The FTC is not making a good case against Microsoft for its acquisition of Activision.
It has gotten even worse.

Microsoft has acquired Activision Blizzard subsequent to successfully navigating obstacles presented by multiple government agencies globally.
Microsoft may acquire Activision in the near future.

With Sony’s compliance, Microsoft’s $69 billion merger with Activision Blizzard appears virtually certain. A agreement has been reached by Microsoft’s principal competitor and adversary of the acquisition to retain Activision’s Call of Duty on its PlayStation consoles until the merger is finalized. The agreement is substantial evidence that Sony is confident the acquisition will occur.

An antitrust litigation, titled “The FTC’s Case Against Microsoft’s Activision,” was initiated in December 2022 by the Federal Trade Commission (FTC) against Microsoft and Activision Blizzard. According to the FTC, Microsoft would be able to stifle rivals to its Xbox gaming consoles and its swiftly expanding subscription and cloud-gaming businesses through the agreement.

The FTC is primarily concerned with two areas:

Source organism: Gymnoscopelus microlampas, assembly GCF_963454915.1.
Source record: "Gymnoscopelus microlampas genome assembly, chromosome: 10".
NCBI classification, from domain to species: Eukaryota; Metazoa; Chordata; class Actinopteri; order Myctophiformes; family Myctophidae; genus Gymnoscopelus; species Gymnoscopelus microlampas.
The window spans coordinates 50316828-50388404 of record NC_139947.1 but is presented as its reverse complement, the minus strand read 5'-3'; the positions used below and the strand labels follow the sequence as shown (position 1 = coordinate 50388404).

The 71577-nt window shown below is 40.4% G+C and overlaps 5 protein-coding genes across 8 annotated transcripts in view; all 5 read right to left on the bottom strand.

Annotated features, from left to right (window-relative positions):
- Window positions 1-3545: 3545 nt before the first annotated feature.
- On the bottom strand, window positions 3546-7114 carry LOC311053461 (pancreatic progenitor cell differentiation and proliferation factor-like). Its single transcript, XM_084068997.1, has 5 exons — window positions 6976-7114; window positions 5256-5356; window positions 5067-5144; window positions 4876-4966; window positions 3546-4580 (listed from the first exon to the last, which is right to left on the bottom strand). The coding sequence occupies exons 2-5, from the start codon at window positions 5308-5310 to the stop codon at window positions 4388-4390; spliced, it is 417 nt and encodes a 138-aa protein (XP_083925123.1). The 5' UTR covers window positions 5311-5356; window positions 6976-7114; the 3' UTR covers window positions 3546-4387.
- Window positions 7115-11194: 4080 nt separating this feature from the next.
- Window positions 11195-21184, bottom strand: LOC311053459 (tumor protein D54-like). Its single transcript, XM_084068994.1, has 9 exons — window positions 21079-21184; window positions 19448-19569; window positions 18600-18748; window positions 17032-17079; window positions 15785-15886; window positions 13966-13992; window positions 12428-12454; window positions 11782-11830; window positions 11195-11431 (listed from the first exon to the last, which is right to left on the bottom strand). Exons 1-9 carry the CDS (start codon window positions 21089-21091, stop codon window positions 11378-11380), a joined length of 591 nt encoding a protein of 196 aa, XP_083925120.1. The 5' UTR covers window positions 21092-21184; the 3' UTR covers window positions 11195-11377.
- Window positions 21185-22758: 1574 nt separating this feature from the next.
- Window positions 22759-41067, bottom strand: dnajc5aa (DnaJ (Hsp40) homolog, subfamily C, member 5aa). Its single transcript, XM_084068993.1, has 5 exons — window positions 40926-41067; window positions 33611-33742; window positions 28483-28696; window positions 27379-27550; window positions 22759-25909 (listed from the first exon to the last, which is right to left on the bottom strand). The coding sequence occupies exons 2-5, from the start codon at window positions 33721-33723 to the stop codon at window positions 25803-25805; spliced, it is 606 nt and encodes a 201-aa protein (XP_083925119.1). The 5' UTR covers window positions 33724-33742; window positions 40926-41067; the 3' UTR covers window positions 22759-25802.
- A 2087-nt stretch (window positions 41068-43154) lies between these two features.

Exclusive content: Microsoft would acquire dominion over Call of Duty, World of Warcraft, Diablo, and Overwatch, among other immensely renowned video game franchises. According to the FTC, Microsoft could potentially use this exclusive content to impede the competitiveness of rivals. Microsoft could, for instance, restrict access to these titles to its proprietary platforms or impose additional restrictions on rivals’ ability to obtain them.

Microsoft is an industry leader in cloud gaming, which enables users to stream games without downloading or installing them over the internet. The FTC asserts that Microsoft could impede competition in the cloud gaming market by utilizing its control over Activision Blizzard’s games. As an illustration, Microsoft might implement measures to impede competitors’ access to Activision Blizzard’s games via their respective cloud gaming platforms.

Microsoft counters the FTC’s allegations, asserting that the transaction would enhance consumer value through the expansion of game availability across multiple platforms and reduction in price. Microsoft has further pledged to ensure the continued availability of Activision Blizzard’s games on rival platforms for a specified duration following the conclusion of the agreement.

Current proceedings involve the FTC against Microsoft. The case is slated to undergo an evidentiary hearing before an administrative law judge in November 2023. The anticipated duration of the case is several months.

The potential outcome of the FTC’s case is the obstruction of Microsoft’s acquisition of Activision Blizzard. An such development would significantly impede Microsoft’s endeavors to grow its gaming division. Equally likely, the FTC will ultimately grant approval for the transaction, conditional or otherwise.